But one morning a horrible thing happened. The earthquake came, and the mountains and rocks began to tremble and crack to pieces. And below the mountains' feet a vast bottomless Abyss opened wide and cut them off from the rest of the world. And the Nest itself was already slipping down into the burning lava floating all around from under the solid rocks.
And so the Eagle had to carry his sons away from the nest, all the way over the Abyss to a safer place. He took the elder son and, holding him tight with his talons, flew over the dreadful pit.
And right in the middle of their way, just as they flew over the most terrifying place, the father said to his son:
"Well, son, my time is coming. I'm getting old, and very soon I won't be able to feed you any longer, and I won't be able to fly neither. Will you treat me then the way I've been treating you, and will you take care of me till the very last breath of my life?"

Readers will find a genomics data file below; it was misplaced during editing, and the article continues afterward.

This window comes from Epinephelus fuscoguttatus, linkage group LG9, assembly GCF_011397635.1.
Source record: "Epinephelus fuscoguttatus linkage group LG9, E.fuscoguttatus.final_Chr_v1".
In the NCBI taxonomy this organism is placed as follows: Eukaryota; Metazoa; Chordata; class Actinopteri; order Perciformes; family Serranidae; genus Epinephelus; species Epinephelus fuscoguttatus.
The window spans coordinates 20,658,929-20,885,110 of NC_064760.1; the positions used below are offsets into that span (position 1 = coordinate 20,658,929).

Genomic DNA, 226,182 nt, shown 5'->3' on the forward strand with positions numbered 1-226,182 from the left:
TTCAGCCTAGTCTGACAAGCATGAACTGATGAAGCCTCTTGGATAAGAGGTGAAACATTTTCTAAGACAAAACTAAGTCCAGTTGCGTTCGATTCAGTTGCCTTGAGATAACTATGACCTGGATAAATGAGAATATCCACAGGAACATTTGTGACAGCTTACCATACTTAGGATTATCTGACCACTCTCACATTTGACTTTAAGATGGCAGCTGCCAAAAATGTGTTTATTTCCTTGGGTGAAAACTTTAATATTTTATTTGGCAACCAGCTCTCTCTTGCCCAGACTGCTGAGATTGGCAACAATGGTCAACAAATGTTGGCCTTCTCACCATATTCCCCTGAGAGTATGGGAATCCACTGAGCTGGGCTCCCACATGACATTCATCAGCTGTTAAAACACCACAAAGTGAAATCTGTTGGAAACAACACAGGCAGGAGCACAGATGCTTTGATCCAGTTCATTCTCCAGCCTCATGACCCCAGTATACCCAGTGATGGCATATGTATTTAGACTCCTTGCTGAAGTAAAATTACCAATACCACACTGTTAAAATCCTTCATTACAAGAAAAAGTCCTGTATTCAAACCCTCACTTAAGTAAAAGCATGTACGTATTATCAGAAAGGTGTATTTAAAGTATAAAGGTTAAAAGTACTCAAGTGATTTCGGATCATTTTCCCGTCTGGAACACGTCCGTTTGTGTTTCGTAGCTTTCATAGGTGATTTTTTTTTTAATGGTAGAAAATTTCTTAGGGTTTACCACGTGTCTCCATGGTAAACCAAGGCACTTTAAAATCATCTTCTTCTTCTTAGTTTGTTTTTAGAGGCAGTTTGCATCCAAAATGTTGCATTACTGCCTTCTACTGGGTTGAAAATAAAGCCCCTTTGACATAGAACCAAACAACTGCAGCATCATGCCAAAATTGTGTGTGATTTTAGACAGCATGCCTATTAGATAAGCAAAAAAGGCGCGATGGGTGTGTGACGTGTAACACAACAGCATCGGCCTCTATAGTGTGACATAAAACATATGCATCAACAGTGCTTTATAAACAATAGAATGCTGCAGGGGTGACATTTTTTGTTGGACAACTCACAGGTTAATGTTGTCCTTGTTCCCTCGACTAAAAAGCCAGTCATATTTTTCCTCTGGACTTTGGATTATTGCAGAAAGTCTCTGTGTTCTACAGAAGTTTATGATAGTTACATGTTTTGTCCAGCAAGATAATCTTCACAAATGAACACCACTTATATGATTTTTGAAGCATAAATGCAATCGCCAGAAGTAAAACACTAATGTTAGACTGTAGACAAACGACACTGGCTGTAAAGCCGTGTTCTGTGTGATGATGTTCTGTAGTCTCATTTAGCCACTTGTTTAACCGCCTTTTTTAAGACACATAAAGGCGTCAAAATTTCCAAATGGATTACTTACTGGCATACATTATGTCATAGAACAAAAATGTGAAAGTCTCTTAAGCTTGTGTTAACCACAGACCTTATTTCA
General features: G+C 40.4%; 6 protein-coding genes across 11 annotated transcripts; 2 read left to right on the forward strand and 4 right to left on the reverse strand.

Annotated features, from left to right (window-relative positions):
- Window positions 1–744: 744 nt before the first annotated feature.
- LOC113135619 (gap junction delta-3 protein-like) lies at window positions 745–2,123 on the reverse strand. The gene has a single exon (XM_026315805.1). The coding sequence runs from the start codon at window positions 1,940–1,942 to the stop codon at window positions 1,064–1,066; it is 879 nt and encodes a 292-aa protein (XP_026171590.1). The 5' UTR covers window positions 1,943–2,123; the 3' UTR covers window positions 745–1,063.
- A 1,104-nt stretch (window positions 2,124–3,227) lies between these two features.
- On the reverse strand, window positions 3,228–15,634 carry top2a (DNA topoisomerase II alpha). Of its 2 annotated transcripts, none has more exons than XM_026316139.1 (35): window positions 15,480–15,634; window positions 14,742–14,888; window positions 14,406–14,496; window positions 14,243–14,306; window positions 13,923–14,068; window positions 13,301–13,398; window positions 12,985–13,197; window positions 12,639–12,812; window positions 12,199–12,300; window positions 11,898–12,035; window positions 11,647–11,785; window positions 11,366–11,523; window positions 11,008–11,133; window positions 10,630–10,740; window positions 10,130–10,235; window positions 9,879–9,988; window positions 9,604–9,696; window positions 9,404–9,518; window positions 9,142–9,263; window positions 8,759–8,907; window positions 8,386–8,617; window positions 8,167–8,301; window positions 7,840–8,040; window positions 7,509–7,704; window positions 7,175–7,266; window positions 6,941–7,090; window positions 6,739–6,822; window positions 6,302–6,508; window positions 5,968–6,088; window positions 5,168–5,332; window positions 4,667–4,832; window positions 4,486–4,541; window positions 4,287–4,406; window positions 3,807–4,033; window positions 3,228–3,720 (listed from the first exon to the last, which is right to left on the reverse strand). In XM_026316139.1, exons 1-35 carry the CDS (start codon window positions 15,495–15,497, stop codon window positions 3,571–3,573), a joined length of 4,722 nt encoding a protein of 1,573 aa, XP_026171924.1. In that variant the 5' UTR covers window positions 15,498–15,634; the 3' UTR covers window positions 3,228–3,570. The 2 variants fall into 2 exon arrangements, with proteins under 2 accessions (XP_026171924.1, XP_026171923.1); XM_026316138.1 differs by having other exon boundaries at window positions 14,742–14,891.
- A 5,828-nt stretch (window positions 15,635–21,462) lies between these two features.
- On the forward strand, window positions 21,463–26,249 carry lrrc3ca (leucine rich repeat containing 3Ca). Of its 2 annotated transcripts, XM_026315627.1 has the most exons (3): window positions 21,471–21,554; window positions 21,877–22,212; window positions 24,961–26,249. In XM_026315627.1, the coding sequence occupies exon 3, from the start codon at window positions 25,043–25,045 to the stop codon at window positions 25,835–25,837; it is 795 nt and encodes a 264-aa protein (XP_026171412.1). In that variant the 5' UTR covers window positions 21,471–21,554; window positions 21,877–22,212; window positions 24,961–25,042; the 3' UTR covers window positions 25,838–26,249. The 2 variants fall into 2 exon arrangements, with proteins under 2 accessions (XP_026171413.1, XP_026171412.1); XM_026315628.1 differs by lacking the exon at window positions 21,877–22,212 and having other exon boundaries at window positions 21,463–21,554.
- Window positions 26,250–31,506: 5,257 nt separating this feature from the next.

The elder son looked into his fathers eyes, then looked down into the dreadful Abyss below and answered, his voice terrified:
"Sure, Father, how can you ask me such a thing? I'm your son, and I'll be with you, and of course I'll be treating you the way you've been treating me, and I will be bringing you food till the very last sparkle of life in your eyes!.."
The old Eagle listened to his elder son, shook his head bitterly and unclenched his talons -- and his elder son fell head over heels down into the dreadful Abyss.
So the Eagle flew back to their nest for the younger son, and took him in his talons, and flew again, holdind him tight, and as they were crossing the scariest place of the Abyss, he asked him as well:
"Tell me, son. Very soon I'll be unable to take care of you any more. I'll be too old even to fly. Will you then treat me the way I've been treating you, and will you take care of me the rest of my days?"
The younger son looked into the horrible pit below, and then looked straight into his father's eyes. And answered, all trembling with fear:
"No, Father. I'll have my own sons then, and I'll be treating them exactly the way you treated me, and will be taking care of them the way like you did as long as I can..."
The Eagle didn't say anything. Very
carefully he carried his younger son to the safer edge of the Abyss. Then
he rose up high, very high to the sky above and folded his wings there,
and dropped down, like a heavy stone, into the most dreadful part of the